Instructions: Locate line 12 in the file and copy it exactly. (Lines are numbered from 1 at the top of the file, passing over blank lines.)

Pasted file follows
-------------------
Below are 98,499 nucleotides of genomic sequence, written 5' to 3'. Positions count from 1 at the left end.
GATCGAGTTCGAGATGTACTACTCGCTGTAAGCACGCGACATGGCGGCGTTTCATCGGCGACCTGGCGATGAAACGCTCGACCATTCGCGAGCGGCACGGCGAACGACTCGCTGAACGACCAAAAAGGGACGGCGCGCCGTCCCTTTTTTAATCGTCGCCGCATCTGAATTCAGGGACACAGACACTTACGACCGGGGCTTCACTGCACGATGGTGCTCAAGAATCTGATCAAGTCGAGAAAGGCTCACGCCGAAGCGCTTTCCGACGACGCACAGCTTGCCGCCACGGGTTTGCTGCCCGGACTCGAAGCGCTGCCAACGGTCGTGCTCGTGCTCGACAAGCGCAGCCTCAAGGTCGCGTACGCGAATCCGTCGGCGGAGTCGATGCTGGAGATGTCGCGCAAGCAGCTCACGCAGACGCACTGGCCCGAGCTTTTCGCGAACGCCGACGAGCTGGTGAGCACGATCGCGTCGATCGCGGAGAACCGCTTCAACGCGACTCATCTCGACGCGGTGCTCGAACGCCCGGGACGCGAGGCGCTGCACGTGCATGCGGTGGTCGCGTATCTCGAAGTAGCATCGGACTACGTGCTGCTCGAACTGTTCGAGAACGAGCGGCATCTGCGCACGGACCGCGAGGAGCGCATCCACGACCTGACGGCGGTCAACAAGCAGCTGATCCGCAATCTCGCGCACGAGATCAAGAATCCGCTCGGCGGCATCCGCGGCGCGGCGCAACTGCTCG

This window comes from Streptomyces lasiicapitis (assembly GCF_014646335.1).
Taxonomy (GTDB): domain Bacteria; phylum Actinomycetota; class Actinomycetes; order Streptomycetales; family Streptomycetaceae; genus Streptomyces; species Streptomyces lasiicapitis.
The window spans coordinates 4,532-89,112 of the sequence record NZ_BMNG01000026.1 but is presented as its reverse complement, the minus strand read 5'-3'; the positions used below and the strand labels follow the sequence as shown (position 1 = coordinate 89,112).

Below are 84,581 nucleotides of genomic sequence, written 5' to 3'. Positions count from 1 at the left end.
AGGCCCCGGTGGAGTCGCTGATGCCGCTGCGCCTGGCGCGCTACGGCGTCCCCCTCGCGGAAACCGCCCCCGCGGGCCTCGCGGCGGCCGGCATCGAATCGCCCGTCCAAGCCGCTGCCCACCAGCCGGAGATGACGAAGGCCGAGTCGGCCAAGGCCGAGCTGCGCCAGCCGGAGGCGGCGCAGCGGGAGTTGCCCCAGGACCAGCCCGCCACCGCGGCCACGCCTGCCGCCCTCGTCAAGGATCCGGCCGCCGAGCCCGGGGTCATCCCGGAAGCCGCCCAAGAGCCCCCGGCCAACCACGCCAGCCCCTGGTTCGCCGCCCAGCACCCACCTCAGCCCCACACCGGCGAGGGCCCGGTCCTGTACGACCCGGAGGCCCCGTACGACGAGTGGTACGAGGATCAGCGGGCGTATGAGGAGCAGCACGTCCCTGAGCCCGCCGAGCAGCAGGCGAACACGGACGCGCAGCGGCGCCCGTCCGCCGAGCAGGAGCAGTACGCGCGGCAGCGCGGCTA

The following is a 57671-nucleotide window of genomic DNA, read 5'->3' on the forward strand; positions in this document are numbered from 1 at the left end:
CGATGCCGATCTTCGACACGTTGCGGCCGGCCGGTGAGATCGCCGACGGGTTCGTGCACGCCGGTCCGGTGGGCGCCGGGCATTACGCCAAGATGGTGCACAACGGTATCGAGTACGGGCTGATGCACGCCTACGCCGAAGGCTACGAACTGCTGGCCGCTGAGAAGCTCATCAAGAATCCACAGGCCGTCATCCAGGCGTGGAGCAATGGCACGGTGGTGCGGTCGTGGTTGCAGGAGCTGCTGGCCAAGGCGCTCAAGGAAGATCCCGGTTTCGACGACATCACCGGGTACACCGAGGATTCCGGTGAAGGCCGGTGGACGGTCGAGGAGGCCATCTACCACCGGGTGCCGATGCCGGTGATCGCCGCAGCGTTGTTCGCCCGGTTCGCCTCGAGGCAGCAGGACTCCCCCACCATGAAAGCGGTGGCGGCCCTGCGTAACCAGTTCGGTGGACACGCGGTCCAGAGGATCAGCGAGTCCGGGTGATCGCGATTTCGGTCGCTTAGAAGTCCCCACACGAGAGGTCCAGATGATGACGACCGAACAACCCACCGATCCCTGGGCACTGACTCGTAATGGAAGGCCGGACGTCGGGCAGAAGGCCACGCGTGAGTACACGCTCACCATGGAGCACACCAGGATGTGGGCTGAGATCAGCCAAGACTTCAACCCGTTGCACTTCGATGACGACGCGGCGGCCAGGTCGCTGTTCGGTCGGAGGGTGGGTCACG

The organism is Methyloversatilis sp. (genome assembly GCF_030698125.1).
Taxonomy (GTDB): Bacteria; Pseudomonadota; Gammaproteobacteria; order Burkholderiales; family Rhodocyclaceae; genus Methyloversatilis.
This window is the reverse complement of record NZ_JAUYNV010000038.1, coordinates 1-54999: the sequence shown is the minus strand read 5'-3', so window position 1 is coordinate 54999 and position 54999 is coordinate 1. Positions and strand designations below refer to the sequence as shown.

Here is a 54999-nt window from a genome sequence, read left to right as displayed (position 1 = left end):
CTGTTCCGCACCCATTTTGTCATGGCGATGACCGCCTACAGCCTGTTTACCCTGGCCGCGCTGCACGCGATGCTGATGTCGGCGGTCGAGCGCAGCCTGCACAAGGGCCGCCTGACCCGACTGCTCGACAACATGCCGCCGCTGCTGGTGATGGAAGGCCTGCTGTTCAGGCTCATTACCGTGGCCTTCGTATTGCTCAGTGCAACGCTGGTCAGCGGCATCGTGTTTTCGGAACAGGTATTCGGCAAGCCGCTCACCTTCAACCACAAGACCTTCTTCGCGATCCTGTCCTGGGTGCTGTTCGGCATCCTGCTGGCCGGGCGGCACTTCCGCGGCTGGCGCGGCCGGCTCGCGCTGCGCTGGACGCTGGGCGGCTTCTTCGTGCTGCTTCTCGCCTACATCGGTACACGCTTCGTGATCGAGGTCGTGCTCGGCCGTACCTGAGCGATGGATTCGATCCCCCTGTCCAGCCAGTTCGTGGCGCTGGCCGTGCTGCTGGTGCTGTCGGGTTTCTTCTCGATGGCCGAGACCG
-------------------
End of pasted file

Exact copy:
This window is the reverse complement of record NZ_JAUYNV010000038.1, coordinates 1-54999: the sequence shown is the minus strand read 5'-3', so window position 1 is coordinate 54999 and position 54999 is coordinate 1. Positions and strand designations below refer to the sequence as shown.